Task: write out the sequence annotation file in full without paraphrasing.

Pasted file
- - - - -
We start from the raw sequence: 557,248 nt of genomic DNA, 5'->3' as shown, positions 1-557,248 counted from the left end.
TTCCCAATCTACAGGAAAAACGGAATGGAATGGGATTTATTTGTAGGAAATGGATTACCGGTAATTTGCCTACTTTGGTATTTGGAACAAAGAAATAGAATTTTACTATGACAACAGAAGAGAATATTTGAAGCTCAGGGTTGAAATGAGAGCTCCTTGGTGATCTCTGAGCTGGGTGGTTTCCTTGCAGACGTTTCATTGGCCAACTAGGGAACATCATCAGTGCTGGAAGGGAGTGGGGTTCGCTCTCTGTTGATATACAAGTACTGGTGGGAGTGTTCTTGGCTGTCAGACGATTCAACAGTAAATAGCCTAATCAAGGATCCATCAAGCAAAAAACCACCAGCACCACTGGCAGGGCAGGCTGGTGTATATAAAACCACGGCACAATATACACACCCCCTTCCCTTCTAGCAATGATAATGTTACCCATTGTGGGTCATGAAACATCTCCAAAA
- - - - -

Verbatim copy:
We start from the raw sequence: 557,248 nt of genomic DNA, 5'->3' as shown, positions 1-557,248 counted from the left end.
TTCCCAATCTACAGGAAAAACGGAATGGAATGGGATTTATTTGTAGGAAATGGATTACCGGTAATTTGCCTACTTTGGTATTTGGAACAAAGAAATAGAATTTTACTATGACAACAGAAGAGAATATTTGAAGCTCAGGGTTGAAATGAGAGCTCCTTGGTGATCTCTGAGCTGGGTGGTTTCCTTGCAGACGTTTCATTGGCCAACTAGGGAACATCATCAGTGCTGGAAGGGAGTGGGGTTCGCTCTCTGTTGATATACAAGTACTGGTGGGAGTGTTCTTGGCTGTCAGACGATTCAACAGTAAATAGCCTAATCAAGGATCCATCAAGCAAAAAACCACCAGCACCACTGGCAGGGCAGGCTGGTGTATATAAAACCACGGCACAATATACACACCCCCTTCCCTTCTAGCAATGATAATGTTACCCATTGTGGGTCATGAAACATCTCCAAAA